I have never been on the porch that John Prine sings about in “My Mexican Home,” but I feel like I could tell you about it. How it smells in the rain and how I’d get splinters when I’d walk on it barefoot. That fan in the window has a cracked nob. When you set it all the way to three, it rattles and squeaks like a honeymoon couple.
This is what happens with a John Prine song. It works its way into your head until it feels like your own memory.
“In writing, there is always a right word,” Ralph Waldo Emerson wrote, “and every other than that is wrong.” If the right word can open a doorway to galaxies, Prine was a Buck Rogers.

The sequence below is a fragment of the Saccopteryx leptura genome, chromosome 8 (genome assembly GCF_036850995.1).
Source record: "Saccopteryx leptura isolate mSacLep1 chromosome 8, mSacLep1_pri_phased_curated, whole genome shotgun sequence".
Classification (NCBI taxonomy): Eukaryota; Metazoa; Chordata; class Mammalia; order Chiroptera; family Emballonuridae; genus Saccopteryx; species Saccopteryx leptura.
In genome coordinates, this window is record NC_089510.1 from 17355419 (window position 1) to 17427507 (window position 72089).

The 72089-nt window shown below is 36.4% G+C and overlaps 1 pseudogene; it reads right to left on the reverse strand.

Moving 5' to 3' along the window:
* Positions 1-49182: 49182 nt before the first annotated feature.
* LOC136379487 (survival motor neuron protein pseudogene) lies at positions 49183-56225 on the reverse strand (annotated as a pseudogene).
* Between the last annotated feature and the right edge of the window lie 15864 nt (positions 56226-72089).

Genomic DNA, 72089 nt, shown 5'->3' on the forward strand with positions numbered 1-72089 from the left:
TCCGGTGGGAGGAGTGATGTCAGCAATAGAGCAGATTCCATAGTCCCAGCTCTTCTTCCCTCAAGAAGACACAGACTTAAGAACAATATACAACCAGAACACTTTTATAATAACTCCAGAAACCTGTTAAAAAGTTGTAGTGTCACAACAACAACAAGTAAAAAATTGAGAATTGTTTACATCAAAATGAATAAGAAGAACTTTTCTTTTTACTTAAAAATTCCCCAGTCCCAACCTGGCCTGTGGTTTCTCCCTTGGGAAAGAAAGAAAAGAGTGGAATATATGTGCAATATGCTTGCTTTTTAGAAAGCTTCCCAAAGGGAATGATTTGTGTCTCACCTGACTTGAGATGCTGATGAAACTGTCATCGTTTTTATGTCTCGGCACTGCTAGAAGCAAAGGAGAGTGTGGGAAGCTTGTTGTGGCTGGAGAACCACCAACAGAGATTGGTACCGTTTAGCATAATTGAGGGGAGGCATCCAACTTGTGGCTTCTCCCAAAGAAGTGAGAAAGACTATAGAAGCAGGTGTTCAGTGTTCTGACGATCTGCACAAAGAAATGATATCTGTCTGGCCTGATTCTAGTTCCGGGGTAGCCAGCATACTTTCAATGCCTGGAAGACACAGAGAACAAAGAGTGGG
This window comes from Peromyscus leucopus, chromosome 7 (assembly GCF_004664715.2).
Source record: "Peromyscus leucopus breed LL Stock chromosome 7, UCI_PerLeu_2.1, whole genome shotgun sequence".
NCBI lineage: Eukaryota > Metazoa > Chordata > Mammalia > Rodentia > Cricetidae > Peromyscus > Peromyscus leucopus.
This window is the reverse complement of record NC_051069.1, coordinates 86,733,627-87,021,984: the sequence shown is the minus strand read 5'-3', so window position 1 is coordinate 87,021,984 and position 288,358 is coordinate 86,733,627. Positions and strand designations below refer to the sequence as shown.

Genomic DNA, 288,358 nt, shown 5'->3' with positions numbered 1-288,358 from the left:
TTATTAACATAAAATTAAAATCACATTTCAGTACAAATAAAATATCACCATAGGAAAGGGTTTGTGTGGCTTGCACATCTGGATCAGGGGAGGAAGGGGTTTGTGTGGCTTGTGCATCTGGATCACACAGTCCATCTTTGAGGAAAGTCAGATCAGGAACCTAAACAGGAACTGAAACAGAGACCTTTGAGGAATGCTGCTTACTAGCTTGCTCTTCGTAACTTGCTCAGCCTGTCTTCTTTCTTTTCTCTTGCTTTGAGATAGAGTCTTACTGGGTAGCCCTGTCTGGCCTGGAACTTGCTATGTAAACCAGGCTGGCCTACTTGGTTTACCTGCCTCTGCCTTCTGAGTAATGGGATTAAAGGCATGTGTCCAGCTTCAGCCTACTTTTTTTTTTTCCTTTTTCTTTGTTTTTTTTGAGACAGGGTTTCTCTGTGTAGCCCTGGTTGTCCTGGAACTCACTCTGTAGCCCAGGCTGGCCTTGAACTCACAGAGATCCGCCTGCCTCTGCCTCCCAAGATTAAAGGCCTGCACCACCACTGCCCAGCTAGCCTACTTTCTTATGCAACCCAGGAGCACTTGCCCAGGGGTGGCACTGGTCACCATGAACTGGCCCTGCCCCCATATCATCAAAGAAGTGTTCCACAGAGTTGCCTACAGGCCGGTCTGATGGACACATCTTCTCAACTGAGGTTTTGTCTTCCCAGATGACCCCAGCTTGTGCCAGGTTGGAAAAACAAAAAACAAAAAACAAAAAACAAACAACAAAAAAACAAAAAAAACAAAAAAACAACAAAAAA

For me, John Prine first started delivering these memories in 1991. My college girlfriend had been a waitress in a Tennessee club where he played. She had a bootleg cassette tape. It interfered with my education. If I put it on while I studied, I couldn’t study, because I kept listening to the words.
Did he really just rhyme Appalachia and Greyhound station? And then suddenly I was in the galaxy of that gray stone building, all alone.
He wrote about what was there, but also what wasn’t there. Have you ever asked someone a question, only to have them give you too many answers? All those answers convey more than they actually say: “Pretty good, not bad, I can’t complain / Actually everything is just about the same.”